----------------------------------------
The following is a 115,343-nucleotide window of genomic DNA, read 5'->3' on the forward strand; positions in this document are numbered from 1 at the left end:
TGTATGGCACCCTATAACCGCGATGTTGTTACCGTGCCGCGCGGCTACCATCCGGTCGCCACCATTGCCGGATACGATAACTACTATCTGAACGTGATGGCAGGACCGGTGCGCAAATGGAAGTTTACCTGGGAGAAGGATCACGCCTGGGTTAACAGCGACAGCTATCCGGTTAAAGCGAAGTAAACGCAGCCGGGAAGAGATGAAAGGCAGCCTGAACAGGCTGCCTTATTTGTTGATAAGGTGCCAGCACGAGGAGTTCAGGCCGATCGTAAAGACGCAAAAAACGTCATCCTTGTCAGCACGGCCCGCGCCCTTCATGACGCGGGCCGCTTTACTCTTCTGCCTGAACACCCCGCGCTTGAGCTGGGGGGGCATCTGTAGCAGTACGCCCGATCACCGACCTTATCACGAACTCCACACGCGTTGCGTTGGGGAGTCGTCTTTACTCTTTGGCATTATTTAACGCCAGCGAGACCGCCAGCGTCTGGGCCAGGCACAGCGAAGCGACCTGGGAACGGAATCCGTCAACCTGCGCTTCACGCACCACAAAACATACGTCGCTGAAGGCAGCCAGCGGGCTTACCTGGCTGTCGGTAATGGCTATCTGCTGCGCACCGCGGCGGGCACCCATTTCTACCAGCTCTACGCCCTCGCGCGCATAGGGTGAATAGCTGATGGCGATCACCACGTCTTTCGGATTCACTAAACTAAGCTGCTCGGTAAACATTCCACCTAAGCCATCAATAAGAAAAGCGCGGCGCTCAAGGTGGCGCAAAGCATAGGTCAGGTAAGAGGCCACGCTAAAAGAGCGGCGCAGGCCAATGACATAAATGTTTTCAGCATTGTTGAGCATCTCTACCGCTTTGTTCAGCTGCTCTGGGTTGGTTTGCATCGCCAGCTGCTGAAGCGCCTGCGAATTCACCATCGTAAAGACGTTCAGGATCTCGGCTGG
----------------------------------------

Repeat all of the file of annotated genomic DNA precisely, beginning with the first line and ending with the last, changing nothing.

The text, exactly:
The following is a 115,343-nucleotide window of genomic DNA, read 5'->3' on the forward strand; positions in this document are numbered from 1 at the left end:
TGTATGGCACCCTATAACCGCGATGTTGTTACCGTGCCGCGCGGCTACCATCCGGTCGCCACCATTGCCGGATACGATAACTACTATCTGAACGTGATGGCAGGACCGGTGCGCAAATGGAAGTTTACCTGGGAGAAGGATCACGCCTGGGTTAACAGCGACAGCTATCCGGTTAAAGCGAAGTAAACGCAGCCGGGAAGAGATGAAAGGCAGCCTGAACAGGCTGCCTTATTTGTTGATAAGGTGCCAGCACGAGGAGTTCAGGCCGATCGTAAAGACGCAAAAAACGTCATCCTTGTCAGCACGGCCCGCGCCCTTCATGACGCGGGCCGCTTTACTCTTCTGCCTGAACACCCCGCGCTTGAGCTGGGGGGGCATCTGTAGCAGTACGCCCGATCACCGACCTTATCACGAACTCCACACGCGTTGCGTTGGGGAGTCGTCTTTACTCTTTGGCATTATTTAACGCCAGCGAGACCGCCAGCGTCTGGGCCAGGCACAGCGAAGCGACCTGGGAACGGAATCCGTCAACCTGCGCTTCACGCACCACAAAACATACGTCGCTGAAGGCAGCCAGCGGGCTTACCTGGCTGTCGGTAATGGCTATCTGCTGCGCACCGCGGCGGGCACCCATTTCTACCAGCTCTACGCCCTCGCGCGCATAGGGTGAATAGCTGATGGCGATCACCACGTCTTTCGGATTCACTAAACTAAGCTGCTCGGTAAACATTCCACCTAAGCCATCAATAAGAAAAGCGCGGCGCTCAAGGTGGCGCAAAGCATAGGTCAGGTAAGAGGCCACGCTAAAAGAGCGGCGCAGGCCAATGACATAAATGTTTTCAGCATTGTTGAGCATCTCTACCGCTTTGTTCAGCTGCTCTGGGTTGGTTTGCATCGCCAGCTGCTGAAGCGCCTGCGAATTCACCATCGTAAAGACGTTCAGGATCTCGGCTGG